The word forgive is from the old English term forgiefan meaning “to give up” or “give completely”.
I like the simplicity of this old English meaning. It portrays a sense of unloading. A burden gone. No need to fully understand, reconcile, forget or seek justice. Just a need to simply “give up” something negative, to give up a troubled time.
To give up seems different from a common modern definition of forgive, which is usually more akin to the concept of pardon. Pardon focuses more on an end to the desire for revenge or justice. Revenge and pardon are much more complicated. Probably more of what makes forgiveness difficult. Revenge and pardon require processing and judgment. Rather than letting go, they seem to increase the grip of the negative.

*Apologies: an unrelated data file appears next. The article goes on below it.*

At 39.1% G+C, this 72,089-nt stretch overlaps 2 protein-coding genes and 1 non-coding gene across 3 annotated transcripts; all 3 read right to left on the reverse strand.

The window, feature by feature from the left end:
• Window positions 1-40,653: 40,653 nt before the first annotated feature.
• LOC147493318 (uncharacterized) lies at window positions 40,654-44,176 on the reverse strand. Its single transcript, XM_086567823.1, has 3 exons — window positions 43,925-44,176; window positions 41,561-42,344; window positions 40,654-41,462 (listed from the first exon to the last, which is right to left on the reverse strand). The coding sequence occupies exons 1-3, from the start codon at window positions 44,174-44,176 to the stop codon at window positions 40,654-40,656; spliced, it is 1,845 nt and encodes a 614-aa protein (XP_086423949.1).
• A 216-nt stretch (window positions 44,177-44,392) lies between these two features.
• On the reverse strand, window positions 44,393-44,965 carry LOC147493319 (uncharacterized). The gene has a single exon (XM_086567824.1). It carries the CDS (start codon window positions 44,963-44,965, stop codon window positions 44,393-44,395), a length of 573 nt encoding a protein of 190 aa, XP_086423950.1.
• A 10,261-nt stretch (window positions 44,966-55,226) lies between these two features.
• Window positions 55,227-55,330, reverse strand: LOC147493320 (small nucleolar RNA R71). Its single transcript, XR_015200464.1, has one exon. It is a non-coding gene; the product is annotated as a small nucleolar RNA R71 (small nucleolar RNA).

Whichever the focus, to give up or to pardon, forgiveness is known to improve health. In a study conducted by Kathleen Lawler at the University of Tennessee, and her associates, people who are more oriented to forgiveness score better on the following proven health indicators:
- Have fewer physical symptoms or concerns
- Take fewer medications
- Sleep better
- Have more energy
My great hope is that you are never burdened with the need to forgive. Yet, if you are, may it be a short-lived time until you are able to give completely.